My seven-year-old daughter was really surprised to learn that my boss is a man. Her assumption was that my boss was a woman - and that most bosses are women. I think that's a very different assumption then I would have had at her age. So it got me thinking - who do I prefer to work for?

The argument of who is better female bosses or male bosses can be argued to death. What I'm wondering is when you think about the best boss you ever had - was that person a woman or a man? Please take the poll below - and feel free to make comments, too.

Thursday, January 15, 2009

Have you hugged a Boomer lately?

I just read Boomer Hilary Kaye’s blog post in OC Metro.com regarding how she’s planning to read the new book “Grown Up Digital.” The post wasn’t Earth shattering, but I got a really good Boomer-vibe off it. Which got me thinking: I’ve been having some really good Boomer interactions lately. Could it be the X-Boomer conflict is finally over? Probably not. However, I decided in the spirit of all these positive feelings to write my Top 5 Boomer Qualities list:
  1. No matter how old you get, if you come from a post-Boomer generation, the Boomers will call you “kid.”When I was 27, it kind of bugged me. Now that I’m 37, I’m kind of digging it.
  2. They will never give up the notion that The Beatles were the best band of all time. I disagree, of course. But you have to admire that kind of dedication.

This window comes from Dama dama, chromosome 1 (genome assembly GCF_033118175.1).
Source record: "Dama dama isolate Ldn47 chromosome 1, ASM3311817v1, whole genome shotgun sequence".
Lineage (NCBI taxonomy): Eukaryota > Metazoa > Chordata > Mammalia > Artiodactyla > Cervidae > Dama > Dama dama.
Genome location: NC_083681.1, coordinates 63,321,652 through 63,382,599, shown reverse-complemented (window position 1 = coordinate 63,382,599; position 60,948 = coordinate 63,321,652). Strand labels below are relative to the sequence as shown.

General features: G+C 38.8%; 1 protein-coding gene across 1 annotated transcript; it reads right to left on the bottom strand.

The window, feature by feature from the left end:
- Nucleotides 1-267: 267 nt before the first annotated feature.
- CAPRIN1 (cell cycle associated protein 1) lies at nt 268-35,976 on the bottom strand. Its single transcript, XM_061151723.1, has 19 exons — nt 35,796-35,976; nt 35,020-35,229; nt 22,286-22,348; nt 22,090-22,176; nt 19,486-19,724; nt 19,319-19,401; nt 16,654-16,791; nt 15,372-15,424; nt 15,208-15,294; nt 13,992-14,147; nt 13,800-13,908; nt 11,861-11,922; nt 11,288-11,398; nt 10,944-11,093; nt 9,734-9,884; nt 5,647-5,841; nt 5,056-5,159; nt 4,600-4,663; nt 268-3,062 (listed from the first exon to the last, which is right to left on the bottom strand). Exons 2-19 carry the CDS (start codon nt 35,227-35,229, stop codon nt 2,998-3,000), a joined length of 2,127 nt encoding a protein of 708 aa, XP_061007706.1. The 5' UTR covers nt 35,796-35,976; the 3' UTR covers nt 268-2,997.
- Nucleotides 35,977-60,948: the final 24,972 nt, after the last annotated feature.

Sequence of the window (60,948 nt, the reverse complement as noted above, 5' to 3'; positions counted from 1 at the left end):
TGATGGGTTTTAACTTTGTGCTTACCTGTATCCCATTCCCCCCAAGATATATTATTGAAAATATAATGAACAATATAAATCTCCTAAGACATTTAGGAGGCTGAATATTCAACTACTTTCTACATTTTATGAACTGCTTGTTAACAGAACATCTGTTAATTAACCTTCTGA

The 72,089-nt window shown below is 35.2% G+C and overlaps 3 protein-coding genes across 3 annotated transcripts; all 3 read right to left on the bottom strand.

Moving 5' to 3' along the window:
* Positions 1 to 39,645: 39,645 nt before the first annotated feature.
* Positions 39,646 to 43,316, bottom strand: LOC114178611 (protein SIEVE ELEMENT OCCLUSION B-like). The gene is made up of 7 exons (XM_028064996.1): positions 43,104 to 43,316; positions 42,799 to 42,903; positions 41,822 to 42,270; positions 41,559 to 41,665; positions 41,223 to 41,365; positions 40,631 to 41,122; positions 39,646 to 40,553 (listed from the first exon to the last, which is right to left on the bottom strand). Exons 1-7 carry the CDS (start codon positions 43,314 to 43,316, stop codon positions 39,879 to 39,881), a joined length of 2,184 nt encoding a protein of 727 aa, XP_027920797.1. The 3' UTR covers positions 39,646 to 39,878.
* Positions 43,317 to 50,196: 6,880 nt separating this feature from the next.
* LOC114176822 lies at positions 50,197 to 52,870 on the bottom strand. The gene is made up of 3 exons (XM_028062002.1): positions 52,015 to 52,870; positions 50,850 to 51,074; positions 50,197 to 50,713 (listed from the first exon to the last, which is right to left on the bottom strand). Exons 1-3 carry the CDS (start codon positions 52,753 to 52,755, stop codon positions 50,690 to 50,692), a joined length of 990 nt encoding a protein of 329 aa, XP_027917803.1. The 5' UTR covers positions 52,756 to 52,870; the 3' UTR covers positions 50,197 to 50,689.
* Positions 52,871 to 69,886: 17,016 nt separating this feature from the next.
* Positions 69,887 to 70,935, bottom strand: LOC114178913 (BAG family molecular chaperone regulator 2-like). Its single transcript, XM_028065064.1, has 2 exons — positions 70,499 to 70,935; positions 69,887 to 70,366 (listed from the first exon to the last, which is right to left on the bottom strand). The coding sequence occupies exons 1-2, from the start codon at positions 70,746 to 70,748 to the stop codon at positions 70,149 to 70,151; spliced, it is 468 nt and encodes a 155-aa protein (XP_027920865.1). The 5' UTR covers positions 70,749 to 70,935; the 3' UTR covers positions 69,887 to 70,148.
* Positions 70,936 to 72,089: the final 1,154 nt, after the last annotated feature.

3. They are in total denial that they’re getting old. I don’t know why, but this one just amuses me.
  4. They are the masters of generational spin. As a marketer, I can appreciate people who can always find a way to present themselves in the best possible light.
  5. It took some time, but they’ve really lightened up since the ‘90s and learned to laugh at themselves.

Tuesday, January 13, 2009

Karaoke - Is it generational?

I recently got a shout out from Kristina at The Debutante Ball for my past experience as a Karaoke queen (B.K. - before kids). It got me thinking about whether or not singing Karaoke is a generational thing - or at least the way we sing Karaoke.

My husband's siblings range in age from late 30s to early 50s - which means his nieces and nephews range in age from early 20s to mid 30s. When we get together - we Karaoke. What I find interesting is that the Boomers among us sing - but only those who have great voices. The Xers will sing regardless of talent. And the Ys are not all that interested, because not having turned 30 yet, they are still cool and do not sing Karaoke (unless they've had one too many Coors lights.

It's been my experience that Boomers don't like to do things unless they are sure they are "doing it right." They have a much bigger fear of screwing up than the rest of us. As an educator, I've seen it time and time again among this cohort. Xers don't like to fail, but they are much more comfortable at figuring things out as they go (they are the original gamer generation). An Ys, well, they don't fear failure because in their cohort, everyone's a winner and everyone gets a trophy.

Tuesday, January 6, 2009

Sometimes being a Gen X mom sucks

I think one of the hardest part about being a Gen X mom is the homework. Sure, I can bring home the bacon and fry it up in a pan. However, I don't think I was prepared for my 4-year-old preschooler to bring home homework - which since she is FOUR, I pretty much have to do.

Sure, the experts say homework for youngsters is a waste of time - but what's more important is to make us guilt-ridden Gen X moms do some coloring.

What do you think?